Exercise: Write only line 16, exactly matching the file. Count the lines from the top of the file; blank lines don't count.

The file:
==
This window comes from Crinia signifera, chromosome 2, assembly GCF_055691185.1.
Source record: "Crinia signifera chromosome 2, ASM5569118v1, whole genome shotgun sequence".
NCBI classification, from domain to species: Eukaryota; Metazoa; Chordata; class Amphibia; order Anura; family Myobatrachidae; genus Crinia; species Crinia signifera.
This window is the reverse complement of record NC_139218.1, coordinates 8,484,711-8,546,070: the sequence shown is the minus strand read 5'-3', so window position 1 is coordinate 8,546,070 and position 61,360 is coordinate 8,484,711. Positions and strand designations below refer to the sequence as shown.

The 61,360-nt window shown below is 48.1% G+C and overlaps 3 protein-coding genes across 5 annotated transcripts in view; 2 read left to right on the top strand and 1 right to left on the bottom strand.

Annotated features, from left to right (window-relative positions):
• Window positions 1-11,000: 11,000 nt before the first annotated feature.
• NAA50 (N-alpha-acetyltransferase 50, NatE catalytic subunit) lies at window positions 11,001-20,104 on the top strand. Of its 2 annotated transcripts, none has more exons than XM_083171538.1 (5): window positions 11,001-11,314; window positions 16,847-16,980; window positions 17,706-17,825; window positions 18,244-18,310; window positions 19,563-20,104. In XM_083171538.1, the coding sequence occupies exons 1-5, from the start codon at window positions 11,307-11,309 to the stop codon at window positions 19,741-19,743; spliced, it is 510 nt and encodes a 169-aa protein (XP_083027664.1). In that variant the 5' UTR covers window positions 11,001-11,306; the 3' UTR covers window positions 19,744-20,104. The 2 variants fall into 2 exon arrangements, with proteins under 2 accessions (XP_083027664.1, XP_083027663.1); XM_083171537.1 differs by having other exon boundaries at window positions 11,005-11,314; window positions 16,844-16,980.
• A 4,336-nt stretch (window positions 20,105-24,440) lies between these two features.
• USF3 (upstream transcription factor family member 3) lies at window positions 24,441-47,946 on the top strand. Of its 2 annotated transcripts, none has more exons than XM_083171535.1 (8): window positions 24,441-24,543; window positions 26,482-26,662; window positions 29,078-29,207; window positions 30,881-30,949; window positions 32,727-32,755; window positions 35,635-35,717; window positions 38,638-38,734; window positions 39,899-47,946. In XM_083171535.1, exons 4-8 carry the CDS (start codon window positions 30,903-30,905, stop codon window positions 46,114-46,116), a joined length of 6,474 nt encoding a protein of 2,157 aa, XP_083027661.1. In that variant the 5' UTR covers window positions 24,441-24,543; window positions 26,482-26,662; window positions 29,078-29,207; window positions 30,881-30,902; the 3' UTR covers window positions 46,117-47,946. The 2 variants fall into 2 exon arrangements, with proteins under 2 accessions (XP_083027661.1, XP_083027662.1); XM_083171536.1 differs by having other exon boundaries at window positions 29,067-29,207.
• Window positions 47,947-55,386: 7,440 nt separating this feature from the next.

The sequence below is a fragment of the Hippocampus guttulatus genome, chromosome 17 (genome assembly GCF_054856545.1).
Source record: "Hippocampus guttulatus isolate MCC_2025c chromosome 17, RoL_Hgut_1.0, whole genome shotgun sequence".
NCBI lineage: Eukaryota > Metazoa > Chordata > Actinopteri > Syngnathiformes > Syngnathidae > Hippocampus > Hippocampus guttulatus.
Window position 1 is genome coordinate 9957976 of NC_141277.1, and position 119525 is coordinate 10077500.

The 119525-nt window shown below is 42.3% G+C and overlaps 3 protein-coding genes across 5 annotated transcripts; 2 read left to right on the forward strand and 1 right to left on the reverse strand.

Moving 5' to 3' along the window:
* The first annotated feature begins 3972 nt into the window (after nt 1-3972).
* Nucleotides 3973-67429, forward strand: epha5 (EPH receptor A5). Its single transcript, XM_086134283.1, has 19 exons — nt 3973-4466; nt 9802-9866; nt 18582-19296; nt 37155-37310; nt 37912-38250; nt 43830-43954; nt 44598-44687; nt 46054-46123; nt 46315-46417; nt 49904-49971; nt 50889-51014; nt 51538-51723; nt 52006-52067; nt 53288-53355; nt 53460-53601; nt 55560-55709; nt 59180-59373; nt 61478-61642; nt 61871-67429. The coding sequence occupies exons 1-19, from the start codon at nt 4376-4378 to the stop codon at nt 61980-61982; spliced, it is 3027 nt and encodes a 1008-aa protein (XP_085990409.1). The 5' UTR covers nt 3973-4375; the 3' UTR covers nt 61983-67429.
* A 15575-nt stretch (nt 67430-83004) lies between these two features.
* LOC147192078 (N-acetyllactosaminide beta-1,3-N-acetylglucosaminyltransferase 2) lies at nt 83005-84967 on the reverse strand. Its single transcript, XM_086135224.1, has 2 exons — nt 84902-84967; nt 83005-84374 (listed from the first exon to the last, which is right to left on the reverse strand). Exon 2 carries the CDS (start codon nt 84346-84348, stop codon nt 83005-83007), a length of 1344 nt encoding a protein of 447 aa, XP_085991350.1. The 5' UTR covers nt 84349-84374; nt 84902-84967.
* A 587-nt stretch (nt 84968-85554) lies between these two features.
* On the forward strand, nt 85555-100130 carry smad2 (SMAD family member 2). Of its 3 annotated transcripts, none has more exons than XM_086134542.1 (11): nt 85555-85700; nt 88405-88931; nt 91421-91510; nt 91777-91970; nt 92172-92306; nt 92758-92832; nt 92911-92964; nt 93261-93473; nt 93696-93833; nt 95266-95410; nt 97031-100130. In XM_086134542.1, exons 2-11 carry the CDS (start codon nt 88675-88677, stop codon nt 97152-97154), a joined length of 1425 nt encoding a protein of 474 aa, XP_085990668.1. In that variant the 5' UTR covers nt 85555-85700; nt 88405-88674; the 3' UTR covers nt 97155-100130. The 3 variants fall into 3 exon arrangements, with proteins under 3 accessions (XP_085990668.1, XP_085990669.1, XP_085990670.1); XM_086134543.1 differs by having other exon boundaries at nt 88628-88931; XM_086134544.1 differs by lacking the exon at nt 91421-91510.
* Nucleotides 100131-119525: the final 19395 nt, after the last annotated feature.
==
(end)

The 119525-nt window shown below is 42.3% G+C and overlaps 3 protein-coding genes across 5 annotated transcripts; 2 read left to right on the forward strand and 1 right to left on the reverse strand.